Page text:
Aaron Connolly scored twice on his 23rd birthday to help end Hull’s near four-month wait for a home win in the 3-0 victory against QPR.
Connolly, on loan from Brighton until the end of the season, played a significant role in his side’s first win at the MKM Stadium since beating Wigan on October 5.
The Republic of Ireland international opened the scoring after 10 minutes before adding a second with a cute finish in the 65th minute.
QPR were already 2-0 down by then after Rob Dickie deflected Ozan Tufan’s right-sided cross into his own net three minutes before Connolly had doubled his tally.
The visitors were poor throughout as their winless run in all competitions extended to seven matches.
Hull flew out of the traps and deservedly charged into an early lead.
Connolly, who went close minutes earlier with an opportunistic hit that screwed wide of the right post, will be indebted to the work of Cyrus Christie in the build-up his first goal.
Christie batted his way into the 18-yard box before squaring the ball towards the penalty spot from the right. Connolly had work to do, but he made things look very simple with a deft, looping finish over Seny Dieng.
Hull might, and perhaps should, have gone for the jugular in the first half as QPR were rattled and disjointed.
The home side’s endeavors nonetheless led to another good chance after 32 minutes when Christie shot across the face of goal from a similar position to which he created the opening goal.
Dieng’s parry was unconvincing, with Hull forward Oscar Estupinan narrowly thwarted on the rebound by Dickie’s late lunge.
Furious QPR manager Neil Critchley, whose cause was not helped by a first-half injury to Kenneth Paal, brought on Sinclair Armstrong and Andre Dozzell at the break.
Rangers marginally improved thereafter, but surely nowhere near to the level at which Critchley was hoping.
They never came within a sniff of equalizing until the 55th minute when Armstrong’s bustling charge-and-cross into the six-yard box on the right was astutely dealt with by defender Alfie Jones.
It was, though, little wonder that home fans then grew increasingly nervous given their club’s desperate home form.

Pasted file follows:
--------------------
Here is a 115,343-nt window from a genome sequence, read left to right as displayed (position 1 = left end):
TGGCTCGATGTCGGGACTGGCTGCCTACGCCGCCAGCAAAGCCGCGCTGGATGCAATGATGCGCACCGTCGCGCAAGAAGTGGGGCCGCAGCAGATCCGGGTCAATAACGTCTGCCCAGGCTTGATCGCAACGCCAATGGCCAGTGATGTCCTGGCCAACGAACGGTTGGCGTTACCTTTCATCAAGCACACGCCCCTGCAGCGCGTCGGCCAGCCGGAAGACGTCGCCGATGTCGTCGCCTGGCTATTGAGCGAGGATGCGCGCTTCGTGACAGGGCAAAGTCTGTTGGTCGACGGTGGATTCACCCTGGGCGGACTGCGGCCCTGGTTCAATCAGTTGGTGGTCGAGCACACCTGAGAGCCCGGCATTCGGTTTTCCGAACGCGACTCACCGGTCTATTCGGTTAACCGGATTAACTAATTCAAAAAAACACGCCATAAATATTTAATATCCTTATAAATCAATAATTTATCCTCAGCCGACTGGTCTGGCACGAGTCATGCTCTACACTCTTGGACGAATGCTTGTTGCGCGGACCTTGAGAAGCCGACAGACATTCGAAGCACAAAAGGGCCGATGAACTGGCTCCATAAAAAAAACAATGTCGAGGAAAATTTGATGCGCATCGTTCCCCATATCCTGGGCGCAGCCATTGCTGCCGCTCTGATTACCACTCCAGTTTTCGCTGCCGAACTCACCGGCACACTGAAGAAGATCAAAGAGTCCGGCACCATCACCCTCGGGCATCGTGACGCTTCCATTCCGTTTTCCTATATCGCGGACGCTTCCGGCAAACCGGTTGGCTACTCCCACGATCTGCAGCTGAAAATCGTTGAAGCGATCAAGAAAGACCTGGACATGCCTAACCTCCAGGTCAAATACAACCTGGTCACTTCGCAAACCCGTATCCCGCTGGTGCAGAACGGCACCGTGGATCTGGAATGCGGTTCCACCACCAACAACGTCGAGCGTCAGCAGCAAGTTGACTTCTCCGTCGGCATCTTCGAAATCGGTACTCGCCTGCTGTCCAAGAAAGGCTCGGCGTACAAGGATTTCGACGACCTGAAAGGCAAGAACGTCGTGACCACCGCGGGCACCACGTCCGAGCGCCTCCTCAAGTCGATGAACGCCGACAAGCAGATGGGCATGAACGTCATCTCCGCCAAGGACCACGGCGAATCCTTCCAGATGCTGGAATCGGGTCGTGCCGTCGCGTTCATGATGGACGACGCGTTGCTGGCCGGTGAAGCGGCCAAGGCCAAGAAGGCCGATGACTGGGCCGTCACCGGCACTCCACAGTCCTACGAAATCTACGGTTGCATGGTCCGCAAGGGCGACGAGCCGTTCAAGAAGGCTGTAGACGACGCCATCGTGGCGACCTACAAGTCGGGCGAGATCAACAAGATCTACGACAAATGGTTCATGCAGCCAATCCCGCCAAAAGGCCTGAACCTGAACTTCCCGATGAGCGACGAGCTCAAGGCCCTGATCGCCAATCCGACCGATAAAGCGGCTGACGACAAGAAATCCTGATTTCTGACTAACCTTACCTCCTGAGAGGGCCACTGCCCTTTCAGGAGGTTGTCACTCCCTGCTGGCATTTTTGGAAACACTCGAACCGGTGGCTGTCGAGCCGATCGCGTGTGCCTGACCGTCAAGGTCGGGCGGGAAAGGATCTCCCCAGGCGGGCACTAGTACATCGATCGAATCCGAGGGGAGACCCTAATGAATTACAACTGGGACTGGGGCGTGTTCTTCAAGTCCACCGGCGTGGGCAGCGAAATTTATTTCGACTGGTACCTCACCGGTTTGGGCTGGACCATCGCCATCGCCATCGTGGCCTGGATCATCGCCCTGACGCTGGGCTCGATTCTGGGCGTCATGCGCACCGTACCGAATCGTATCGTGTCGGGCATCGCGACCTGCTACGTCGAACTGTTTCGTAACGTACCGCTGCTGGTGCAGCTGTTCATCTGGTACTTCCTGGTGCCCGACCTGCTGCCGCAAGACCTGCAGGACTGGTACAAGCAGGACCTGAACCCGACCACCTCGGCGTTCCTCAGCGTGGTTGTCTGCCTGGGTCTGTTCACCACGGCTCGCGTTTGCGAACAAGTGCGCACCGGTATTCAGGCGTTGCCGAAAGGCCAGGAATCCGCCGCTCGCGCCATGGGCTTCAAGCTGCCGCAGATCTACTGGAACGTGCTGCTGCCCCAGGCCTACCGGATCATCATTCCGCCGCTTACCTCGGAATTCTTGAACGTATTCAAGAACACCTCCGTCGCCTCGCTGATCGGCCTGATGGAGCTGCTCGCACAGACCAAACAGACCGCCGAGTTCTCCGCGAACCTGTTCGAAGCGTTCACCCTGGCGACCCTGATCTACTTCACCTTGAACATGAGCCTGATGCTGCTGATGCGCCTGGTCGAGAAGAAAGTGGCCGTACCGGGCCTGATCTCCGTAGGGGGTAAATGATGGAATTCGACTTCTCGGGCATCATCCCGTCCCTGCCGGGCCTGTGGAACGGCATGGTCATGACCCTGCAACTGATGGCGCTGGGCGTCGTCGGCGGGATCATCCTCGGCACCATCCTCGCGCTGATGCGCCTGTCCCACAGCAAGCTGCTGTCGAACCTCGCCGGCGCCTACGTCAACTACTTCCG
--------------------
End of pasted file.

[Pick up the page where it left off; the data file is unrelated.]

But they need not have worried – especially once the unfortunate Dickie could do little other than deflect Tufan’s zipped cross into the back of his own net.
And with QPR devoid of ideas and structure, Connolly ably put the game to bed with a tidy finish off Jean Michael Seri’s long ball through the middle.
The game was over as a contest from there on in, with Connolly utterly deserving of a standing ovation when he was substituted late on in what was a surprisingly one-sided match.
Hull’s Liam Rosenior:
“I’ve known him since he was a kid and I love him. If he misses the first chance he’ll take the second one. His timing and movement is so good and he’s showed exactly why I wanted to bring him to the club He’ll be the first to admit he’s made mistakes, but you’ve got to remember that he’s just 23.
“He’s emotional at times and when he first came to the club, he was on his best behaviour. But I didn’t want that, I wanted him to be himself. I believe in him. He’s a natural. I think he’s a Hull City player and embodies what this club is about.”
QPR’s Neil Critchley:
“We were miles off. Our start to the game was passive at best – in and out of possession. Out of possession, we were nowhere good enough. Once the game settled down we did better, but it was still not good enough. Possibly the only positive at half-time was that it was 1-0 mWe started the second half better but then we conceded an awful goal, a horrible goal.
“If you look at the recent history of this football club, it’s quite clear to me that a few things need to change. mWhat’s the saying? ‘Either the people change or you change the people’. It’s nothing to do with tactics or ability but when it’s hard, we lack the certain basics of football. When the going gets tough you need people to stand up and do the ugly side of the game better than we do. It’s a challenge. I enjoy a challenge, but it’s quite clear to me where this team need improving. We need to change and we need to change quickly.”